Steve Forbes Calls Biden’s Economic Policies A “War On the Economy”

The latest jobs report disappointment led Steve Forbes to hammer the president for his “war on the economy” as he described White House economic policies.

In a Friday appearance on Fox News, Forbes said that the American economy “wants to move ahead” but is hitting “artificial barriers.” His appearance followed the poor report from the Labor Department indicating that the American economy generated just 210,000 new jobs in November. Projections were for 550,000 new jobs, meaning the actual number was less than half expected.

Forbes noted government overreach in response to COVID-19 and crackdowns on domestic energy production as part of his critique of the Biden White House. He said that the supply chain problems hampering the distribution of goods in the country are actually “underestimated when you shut down a global economy.” Forbes argued that lockdowns not only are “hugely disruptive” to the global economy but also “medically don’t work.”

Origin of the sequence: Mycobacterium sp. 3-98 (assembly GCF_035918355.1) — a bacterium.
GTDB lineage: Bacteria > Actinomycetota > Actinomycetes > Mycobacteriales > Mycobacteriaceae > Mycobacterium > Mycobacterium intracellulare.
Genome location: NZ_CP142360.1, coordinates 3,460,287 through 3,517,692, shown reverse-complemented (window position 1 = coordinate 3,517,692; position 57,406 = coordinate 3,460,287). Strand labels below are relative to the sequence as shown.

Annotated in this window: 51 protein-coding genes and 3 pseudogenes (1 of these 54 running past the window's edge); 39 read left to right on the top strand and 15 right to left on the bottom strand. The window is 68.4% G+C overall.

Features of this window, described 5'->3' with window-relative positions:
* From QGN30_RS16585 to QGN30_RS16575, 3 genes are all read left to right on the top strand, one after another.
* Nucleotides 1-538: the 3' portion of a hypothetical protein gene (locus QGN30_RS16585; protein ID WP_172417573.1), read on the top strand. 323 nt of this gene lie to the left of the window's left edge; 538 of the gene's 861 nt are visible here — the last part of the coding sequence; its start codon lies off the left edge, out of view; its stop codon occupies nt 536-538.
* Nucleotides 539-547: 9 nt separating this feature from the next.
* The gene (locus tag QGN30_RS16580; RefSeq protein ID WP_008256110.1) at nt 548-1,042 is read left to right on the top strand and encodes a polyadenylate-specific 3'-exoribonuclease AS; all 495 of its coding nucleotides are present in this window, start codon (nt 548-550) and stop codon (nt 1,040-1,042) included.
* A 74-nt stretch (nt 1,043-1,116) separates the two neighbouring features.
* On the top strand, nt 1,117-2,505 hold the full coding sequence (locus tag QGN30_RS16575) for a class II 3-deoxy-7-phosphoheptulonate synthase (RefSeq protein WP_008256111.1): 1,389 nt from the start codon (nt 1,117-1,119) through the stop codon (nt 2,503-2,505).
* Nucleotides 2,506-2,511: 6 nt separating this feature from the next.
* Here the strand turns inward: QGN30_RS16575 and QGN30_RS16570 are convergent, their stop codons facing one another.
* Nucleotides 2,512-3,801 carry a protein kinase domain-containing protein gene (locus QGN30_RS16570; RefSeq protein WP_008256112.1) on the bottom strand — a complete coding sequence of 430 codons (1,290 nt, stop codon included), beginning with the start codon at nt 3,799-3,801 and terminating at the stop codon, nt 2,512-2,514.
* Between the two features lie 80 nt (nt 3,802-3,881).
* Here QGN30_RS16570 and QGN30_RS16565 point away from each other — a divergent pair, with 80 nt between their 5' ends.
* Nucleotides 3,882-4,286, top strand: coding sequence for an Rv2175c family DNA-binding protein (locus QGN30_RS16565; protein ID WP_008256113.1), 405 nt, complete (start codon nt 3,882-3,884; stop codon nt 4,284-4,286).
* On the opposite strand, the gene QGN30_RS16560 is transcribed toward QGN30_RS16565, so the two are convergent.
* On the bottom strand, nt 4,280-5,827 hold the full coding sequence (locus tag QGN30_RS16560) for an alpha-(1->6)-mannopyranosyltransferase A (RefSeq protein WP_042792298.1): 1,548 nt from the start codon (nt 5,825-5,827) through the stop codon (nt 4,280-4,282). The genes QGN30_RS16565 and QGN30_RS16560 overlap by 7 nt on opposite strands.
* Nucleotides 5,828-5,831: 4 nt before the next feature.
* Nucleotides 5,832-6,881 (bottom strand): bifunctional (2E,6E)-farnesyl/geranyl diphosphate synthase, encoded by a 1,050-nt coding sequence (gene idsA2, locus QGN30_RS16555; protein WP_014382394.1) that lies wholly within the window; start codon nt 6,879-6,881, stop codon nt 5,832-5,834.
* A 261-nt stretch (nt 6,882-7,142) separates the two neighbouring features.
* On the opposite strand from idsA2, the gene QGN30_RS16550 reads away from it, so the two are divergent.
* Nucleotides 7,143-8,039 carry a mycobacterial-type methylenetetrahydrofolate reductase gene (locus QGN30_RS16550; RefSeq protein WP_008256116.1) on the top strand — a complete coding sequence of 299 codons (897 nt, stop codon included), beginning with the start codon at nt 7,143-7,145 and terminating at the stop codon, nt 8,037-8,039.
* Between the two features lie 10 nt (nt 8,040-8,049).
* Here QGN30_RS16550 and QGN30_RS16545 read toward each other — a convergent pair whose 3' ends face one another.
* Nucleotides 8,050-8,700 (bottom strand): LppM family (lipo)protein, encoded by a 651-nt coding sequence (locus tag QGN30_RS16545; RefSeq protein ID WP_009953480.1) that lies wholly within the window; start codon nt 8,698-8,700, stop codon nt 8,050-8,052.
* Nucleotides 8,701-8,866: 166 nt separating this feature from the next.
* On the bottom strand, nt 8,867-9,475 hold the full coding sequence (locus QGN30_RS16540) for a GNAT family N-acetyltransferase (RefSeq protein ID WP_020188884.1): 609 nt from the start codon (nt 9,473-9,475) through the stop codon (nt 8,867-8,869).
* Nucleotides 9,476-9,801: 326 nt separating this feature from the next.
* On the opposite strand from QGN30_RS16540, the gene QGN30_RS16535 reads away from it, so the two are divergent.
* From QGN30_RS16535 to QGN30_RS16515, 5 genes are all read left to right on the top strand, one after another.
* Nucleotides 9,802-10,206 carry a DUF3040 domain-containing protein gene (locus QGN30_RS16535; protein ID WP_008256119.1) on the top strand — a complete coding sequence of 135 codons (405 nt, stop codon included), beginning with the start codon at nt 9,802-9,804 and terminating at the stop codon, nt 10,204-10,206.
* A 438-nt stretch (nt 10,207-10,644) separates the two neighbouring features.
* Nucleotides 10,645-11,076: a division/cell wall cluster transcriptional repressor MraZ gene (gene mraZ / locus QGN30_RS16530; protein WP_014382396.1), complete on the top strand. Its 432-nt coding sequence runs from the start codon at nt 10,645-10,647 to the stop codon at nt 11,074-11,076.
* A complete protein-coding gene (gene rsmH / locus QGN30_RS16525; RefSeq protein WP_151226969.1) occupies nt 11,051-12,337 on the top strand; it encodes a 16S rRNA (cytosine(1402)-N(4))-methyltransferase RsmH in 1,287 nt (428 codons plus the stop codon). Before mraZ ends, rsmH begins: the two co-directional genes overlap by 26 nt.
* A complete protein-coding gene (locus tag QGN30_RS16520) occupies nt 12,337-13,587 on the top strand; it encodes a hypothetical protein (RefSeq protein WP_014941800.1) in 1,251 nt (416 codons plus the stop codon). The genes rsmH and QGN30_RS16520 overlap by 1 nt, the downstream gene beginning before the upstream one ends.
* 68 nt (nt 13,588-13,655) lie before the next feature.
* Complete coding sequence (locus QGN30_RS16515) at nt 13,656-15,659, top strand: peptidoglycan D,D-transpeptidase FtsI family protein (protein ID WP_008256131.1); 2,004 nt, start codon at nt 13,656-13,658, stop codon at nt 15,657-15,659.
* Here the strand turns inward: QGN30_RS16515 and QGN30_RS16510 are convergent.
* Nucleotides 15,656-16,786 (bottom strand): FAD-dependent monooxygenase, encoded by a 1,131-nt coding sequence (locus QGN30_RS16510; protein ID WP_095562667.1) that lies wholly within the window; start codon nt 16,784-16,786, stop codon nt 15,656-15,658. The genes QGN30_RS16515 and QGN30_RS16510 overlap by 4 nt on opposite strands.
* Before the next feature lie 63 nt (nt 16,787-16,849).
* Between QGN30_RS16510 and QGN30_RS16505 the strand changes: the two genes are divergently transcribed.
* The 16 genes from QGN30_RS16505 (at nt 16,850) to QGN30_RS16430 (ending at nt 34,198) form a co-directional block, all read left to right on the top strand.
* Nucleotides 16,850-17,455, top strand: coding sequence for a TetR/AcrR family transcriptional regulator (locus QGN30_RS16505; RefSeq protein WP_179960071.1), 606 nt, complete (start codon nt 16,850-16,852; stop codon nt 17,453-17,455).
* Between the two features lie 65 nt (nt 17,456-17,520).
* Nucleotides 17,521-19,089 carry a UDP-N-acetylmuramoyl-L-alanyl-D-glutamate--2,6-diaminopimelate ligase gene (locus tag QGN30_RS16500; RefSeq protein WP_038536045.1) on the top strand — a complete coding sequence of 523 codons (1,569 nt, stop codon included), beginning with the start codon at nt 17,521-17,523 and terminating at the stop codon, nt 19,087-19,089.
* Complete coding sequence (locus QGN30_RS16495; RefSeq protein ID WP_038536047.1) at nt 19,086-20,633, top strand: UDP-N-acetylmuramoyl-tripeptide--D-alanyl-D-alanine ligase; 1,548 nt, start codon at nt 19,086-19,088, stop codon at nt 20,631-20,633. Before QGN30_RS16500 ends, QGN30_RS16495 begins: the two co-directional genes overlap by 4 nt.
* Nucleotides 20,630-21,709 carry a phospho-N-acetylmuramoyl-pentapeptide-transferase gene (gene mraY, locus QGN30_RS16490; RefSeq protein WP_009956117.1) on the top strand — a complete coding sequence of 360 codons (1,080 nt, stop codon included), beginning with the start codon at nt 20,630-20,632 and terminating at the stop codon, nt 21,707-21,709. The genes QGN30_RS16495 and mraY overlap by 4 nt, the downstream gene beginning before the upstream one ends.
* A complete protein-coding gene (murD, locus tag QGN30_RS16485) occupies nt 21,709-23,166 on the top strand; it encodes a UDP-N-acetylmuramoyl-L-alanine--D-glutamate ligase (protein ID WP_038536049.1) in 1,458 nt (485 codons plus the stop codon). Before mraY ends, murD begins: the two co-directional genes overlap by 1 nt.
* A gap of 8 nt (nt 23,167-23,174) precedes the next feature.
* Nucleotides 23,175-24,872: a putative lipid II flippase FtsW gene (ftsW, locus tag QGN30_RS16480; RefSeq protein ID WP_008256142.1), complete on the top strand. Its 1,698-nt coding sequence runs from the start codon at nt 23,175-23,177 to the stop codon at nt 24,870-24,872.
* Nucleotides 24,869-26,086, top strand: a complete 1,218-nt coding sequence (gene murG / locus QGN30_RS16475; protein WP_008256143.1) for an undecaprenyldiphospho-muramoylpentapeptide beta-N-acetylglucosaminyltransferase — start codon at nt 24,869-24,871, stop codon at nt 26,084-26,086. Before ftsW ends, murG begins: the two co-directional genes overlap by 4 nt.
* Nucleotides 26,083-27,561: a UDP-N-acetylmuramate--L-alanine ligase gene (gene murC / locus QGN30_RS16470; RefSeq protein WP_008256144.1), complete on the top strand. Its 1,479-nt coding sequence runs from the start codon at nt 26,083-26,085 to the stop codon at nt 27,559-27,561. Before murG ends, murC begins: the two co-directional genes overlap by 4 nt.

Regarding gas price inflation, Forbes said that Biden has never explained how a barrel of oil from Russia is “somehow better for climate change” than a barrel produced in the United States. He said that the resulting mixed signals are causing malinvestment and damaging future investment prospects in the American economy.

Forbes said that the jobs report shows many small businesses “ready to go,” but the uncertainty of vaccine mandates and energy costs are holding things up. He added that if the Biden administration would “just get out of the way, the American people would do it.”

Regarding the Omicron variant of the coronavirus, Forbes said that the government is the problem, arguing that people fear what the government will do in the name of fighting Omicron “more than they do the variant itself.”

Mainstream economists had commented that the Omicron variant might lead to more economic contraction because of slower hiring, drawing parallels with the experience suffered when the Delta variant broke out.